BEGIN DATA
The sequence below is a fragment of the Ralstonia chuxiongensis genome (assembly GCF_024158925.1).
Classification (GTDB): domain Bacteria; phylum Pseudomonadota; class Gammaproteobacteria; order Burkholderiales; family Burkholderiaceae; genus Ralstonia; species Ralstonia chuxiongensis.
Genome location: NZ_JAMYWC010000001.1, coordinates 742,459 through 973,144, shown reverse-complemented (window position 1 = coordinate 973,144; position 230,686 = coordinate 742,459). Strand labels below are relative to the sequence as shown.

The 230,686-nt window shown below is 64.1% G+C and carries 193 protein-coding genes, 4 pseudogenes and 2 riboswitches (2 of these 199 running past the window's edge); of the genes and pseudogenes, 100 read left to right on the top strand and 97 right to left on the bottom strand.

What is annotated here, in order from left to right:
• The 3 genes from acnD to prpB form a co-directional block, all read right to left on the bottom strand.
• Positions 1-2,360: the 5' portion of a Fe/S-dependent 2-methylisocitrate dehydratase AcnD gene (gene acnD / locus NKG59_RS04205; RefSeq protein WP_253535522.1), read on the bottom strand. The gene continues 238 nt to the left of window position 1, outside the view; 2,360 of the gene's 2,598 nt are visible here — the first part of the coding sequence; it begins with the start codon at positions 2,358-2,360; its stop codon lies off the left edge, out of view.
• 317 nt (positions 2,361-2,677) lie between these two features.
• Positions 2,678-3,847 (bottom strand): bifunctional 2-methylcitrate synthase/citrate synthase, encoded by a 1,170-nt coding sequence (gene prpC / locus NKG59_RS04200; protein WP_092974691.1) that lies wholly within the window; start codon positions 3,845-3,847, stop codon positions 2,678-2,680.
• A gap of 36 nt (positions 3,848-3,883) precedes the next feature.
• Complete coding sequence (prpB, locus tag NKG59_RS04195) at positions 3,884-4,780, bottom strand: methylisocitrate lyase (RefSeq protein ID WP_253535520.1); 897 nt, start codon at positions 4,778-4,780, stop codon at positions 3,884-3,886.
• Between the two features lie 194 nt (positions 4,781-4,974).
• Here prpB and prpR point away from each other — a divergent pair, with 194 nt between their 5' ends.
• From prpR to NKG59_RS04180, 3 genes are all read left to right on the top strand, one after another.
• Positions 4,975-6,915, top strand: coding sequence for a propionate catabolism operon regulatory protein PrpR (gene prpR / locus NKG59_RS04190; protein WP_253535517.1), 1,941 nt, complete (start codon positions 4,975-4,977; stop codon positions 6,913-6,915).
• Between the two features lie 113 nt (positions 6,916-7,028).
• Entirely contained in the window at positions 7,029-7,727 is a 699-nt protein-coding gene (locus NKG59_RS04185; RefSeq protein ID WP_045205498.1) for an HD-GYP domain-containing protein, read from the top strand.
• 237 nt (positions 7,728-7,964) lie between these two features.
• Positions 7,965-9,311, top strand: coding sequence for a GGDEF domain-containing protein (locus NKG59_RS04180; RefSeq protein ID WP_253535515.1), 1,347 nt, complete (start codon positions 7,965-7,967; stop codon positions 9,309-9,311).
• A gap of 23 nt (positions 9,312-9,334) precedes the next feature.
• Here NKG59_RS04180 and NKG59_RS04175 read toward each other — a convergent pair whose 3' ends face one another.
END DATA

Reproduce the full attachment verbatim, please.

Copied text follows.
The sequence below is a fragment of the Ralstonia chuxiongensis genome (assembly GCF_024158925.1).
Classification (GTDB): domain Bacteria; phylum Pseudomonadota; class Gammaproteobacteria; order Burkholderiales; family Burkholderiaceae; genus Ralstonia; species Ralstonia chuxiongensis.
Genome location: NZ_JAMYWC010000001.1, coordinates 742,459 through 973,144, shown reverse-complemented (window position 1 = coordinate 973,144; position 230,686 = coordinate 742,459). Strand labels below are relative to the sequence as shown.

The 230,686-nt window shown below is 64.1% G+C and carries 193 protein-coding genes, 4 pseudogenes and 2 riboswitches (2 of these 199 running past the window's edge); of the genes and pseudogenes, 100 read left to right on the top strand and 97 right to left on the bottom strand.

What is annotated here, in order from left to right:
• The 3 genes from acnD to prpB form a co-directional block, all read right to left on the bottom strand.
• Positions 1-2,360: the 5' portion of a Fe/S-dependent 2-methylisocitrate dehydratase AcnD gene (gene acnD / locus NKG59_RS04205; RefSeq protein WP_253535522.1), read on the bottom strand. The gene continues 238 nt to the left of window position 1, outside the view; 2,360 of the gene's 2,598 nt are visible here — the first part of the coding sequence; it begins with the start codon at positions 2,358-2,360; its stop codon lies off the left edge, out of view.
• 317 nt (positions 2,361-2,677) lie between these two features.
• Positions 2,678-3,847 (bottom strand): bifunctional 2-methylcitrate synthase/citrate synthase, encoded by a 1,170-nt coding sequence (gene prpC / locus NKG59_RS04200; protein WP_092974691.1) that lies wholly within the window; start codon positions 3,845-3,847, stop codon positions 2,678-2,680.
• A gap of 36 nt (positions 3,848-3,883) precedes the next feature.
• Complete coding sequence (prpB, locus tag NKG59_RS04195) at positions 3,884-4,780, bottom strand: methylisocitrate lyase (RefSeq protein ID WP_253535520.1); 897 nt, start codon at positions 4,778-4,780, stop codon at positions 3,884-3,886.
• Between the two features lie 194 nt (positions 4,781-4,974).
• Here prpB and prpR point away from each other — a divergent pair, with 194 nt between their 5' ends.
• From prpR to NKG59_RS04180, 3 genes are all read left to right on the top strand, one after another.
• Positions 4,975-6,915, top strand: coding sequence for a propionate catabolism operon regulatory protein PrpR (gene prpR / locus NKG59_RS04190; protein WP_253535517.1), 1,941 nt, complete (start codon positions 4,975-4,977; stop codon positions 6,913-6,915).
• Between the two features lie 113 nt (positions 6,916-7,028).
• Entirely contained in the window at positions 7,029-7,727 is a 699-nt protein-coding gene (locus NKG59_RS04185; RefSeq protein ID WP_045205498.1) for an HD-GYP domain-containing protein, read from the top strand.
• 237 nt (positions 7,728-7,964) lie between these two features.
• Positions 7,965-9,311, top strand: coding sequence for a GGDEF domain-containing protein (locus NKG59_RS04180; RefSeq protein ID WP_253535515.1), 1,347 nt, complete (start codon positions 7,965-7,967; stop codon positions 9,309-9,311).
• A gap of 23 nt (positions 9,312-9,334) precedes the next feature.
• Here NKG59_RS04180 and NKG59_RS04175 read toward each other — a convergent pair whose 3' ends face one another.